Of course, we always have statistics to help us predict the future. By doing more studies on death and its medical precursors from a purely statistical perspective, we can probably develop more precise algorithms for estimating when patients with a given condition, at a given stage of progression, are going to expire.
But in the end, it is still going to be a bit of a guessing game, and in the end, the costs associated with death and dying are going to continue to accumulate more or less disproportionately in the final weeks and months of life. Why?
Because statistics has one big limitation in health care settings: It makes statements about large groups of people, not about the individual person sitting in the clinic shivering under a thin paper gown. It makes statements about likelihoods of given events happening in well-defined groups, not bright-line certainties of events for individual patients.
My friend Louise lived with metastatic inflammatory breast cancer (IBC) for eight years, far exceeding the median survival time for women with MBC, which is two to three years. She was in the long tail of the survival curve—something that no one could have predicted for her.
In early 2016, Louise began to feel worse than usual. She went to her local ER, which sent her home again telling her she was fine. Two days later she was hospitalized in septic shock. For the next four weeks, her life hung in the balance as her doctors located and treated an MSSA (not MRSA) infection. The treatments, however, caused kidney failure, which once again threatened her life.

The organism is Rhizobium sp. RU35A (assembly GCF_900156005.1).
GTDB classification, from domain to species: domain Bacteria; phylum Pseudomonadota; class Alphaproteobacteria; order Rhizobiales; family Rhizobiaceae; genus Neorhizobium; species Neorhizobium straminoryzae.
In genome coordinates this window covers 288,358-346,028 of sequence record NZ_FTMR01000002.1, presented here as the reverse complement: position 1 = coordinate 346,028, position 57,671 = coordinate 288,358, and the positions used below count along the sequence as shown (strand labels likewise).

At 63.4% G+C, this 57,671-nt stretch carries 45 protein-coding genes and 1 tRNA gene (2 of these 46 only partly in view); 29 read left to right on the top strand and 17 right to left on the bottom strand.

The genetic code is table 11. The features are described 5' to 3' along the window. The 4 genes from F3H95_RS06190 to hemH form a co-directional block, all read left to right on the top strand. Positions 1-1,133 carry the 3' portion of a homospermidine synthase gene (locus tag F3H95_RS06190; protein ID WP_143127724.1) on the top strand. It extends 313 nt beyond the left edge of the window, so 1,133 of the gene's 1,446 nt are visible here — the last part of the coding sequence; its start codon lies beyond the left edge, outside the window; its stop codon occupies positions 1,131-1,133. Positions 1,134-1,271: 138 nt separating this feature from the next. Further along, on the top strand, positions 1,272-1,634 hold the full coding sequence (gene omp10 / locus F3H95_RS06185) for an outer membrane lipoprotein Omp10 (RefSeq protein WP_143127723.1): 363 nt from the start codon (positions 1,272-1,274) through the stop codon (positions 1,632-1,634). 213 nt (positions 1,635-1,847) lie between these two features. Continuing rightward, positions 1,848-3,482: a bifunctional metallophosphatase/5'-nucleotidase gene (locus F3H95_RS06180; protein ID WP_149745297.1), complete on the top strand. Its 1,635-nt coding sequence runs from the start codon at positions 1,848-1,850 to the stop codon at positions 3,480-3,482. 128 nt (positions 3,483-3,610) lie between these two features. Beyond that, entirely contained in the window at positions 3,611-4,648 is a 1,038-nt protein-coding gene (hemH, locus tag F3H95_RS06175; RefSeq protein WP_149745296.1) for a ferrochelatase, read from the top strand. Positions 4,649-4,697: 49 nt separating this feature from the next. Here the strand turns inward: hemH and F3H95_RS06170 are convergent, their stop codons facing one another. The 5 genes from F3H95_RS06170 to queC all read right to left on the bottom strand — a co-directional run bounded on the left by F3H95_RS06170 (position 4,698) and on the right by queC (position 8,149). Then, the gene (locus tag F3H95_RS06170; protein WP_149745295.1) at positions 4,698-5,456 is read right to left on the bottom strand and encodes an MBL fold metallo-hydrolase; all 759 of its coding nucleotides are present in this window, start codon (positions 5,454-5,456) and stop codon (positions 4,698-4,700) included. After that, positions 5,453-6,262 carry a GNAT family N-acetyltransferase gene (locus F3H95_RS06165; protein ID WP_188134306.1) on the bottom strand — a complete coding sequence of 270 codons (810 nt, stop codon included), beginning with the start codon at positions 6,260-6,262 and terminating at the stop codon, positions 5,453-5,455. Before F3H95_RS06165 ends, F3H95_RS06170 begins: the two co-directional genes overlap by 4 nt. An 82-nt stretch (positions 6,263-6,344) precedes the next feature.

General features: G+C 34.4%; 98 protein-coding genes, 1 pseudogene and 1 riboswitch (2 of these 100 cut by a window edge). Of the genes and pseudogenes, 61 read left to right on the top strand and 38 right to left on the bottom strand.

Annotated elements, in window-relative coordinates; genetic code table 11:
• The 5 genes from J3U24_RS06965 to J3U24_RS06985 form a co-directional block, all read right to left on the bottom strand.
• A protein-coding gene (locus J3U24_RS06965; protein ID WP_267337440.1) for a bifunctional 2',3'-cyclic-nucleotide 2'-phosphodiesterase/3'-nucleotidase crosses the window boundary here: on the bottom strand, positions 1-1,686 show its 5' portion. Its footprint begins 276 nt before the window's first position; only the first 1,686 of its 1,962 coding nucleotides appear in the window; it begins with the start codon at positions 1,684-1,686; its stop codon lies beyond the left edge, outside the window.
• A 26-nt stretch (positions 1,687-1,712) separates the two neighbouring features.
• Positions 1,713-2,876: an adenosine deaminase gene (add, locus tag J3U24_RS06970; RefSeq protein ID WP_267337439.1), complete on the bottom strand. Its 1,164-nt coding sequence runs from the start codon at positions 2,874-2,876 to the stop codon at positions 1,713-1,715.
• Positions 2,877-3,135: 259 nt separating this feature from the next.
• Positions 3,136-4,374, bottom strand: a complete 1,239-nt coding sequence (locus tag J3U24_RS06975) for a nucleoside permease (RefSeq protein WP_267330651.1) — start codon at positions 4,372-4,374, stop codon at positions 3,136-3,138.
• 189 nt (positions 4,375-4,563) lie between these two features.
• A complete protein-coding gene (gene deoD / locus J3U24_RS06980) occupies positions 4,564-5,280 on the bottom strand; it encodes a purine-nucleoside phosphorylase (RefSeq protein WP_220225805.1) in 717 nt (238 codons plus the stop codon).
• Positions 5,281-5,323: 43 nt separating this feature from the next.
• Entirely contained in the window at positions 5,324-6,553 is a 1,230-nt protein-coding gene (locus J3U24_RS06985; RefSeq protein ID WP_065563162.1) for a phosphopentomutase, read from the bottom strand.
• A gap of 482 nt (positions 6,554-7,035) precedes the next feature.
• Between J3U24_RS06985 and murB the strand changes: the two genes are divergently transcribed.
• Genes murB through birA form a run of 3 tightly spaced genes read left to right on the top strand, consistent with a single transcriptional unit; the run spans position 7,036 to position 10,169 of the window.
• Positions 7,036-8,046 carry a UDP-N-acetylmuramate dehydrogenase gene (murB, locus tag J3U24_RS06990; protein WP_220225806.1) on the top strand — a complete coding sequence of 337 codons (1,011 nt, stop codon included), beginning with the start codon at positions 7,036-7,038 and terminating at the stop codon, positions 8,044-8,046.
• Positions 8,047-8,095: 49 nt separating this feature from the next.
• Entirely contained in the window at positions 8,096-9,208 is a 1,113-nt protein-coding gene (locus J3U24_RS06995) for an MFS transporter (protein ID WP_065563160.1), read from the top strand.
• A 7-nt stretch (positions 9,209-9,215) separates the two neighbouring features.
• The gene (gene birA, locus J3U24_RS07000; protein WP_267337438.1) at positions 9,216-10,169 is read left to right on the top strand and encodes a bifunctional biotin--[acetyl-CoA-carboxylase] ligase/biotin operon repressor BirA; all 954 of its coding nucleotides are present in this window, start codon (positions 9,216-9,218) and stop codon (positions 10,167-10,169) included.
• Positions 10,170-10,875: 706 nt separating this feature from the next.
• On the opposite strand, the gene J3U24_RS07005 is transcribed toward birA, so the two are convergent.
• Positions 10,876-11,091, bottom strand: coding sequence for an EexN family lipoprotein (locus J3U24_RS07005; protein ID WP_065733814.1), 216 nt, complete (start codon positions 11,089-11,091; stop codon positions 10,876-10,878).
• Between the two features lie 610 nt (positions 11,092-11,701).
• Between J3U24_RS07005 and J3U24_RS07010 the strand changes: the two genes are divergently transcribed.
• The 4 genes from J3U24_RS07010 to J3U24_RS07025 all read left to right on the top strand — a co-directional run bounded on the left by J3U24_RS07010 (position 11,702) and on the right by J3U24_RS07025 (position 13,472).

Her friends, watching from a distance, were terrified. So was Louise, during those fitful moments when she emerged from sleep because she couldn’t breathe due to fluid build-up from the kidney failure.
The question was, when do you say, “Enough”? Here we had a woman who had long outlived the median survival time for her kind of cancer, who had developed not just one but two life-threatening issues on top of the cancer. When is enough, enough?
While we all watched, waited and worried, the doctors just kept treating her as if they expected her to live. And you know what? She did! Thanks to the persistent efforts of her death-denying doctors, Louise was alive, back at home and well enough three months later to celebrate the third birthday of the granddaughter who was named after her. In the year that followed, she did what she had always done: traveled as much as she could, entertained, was politically active, hosted Christmas, gave advice and consolation to her IBC sisters….
If Louise had died, her month-long hospitalization would have gone down as just another one of those desperate, too-expensive end-of-life events that “should have” been avoided with a referral to hospice. Since Louise lived, her month-long hospitalization was considered money well spent to deal with a serious health problem.
Ah, hindsight. No one could have predicted which way it would go, but hindsight makes it seem like someone should have.
When the end finally came, a year after the septic shock incident, it came without all the hospital hoopla, in the comfort of her own home, in the embrace of her family and hospice. Oh…. And for those who are so all-fired concerned about the costs associated with “too much” end-of-life care, you will be happy to know that it also came within your bright-line “budget” for dying.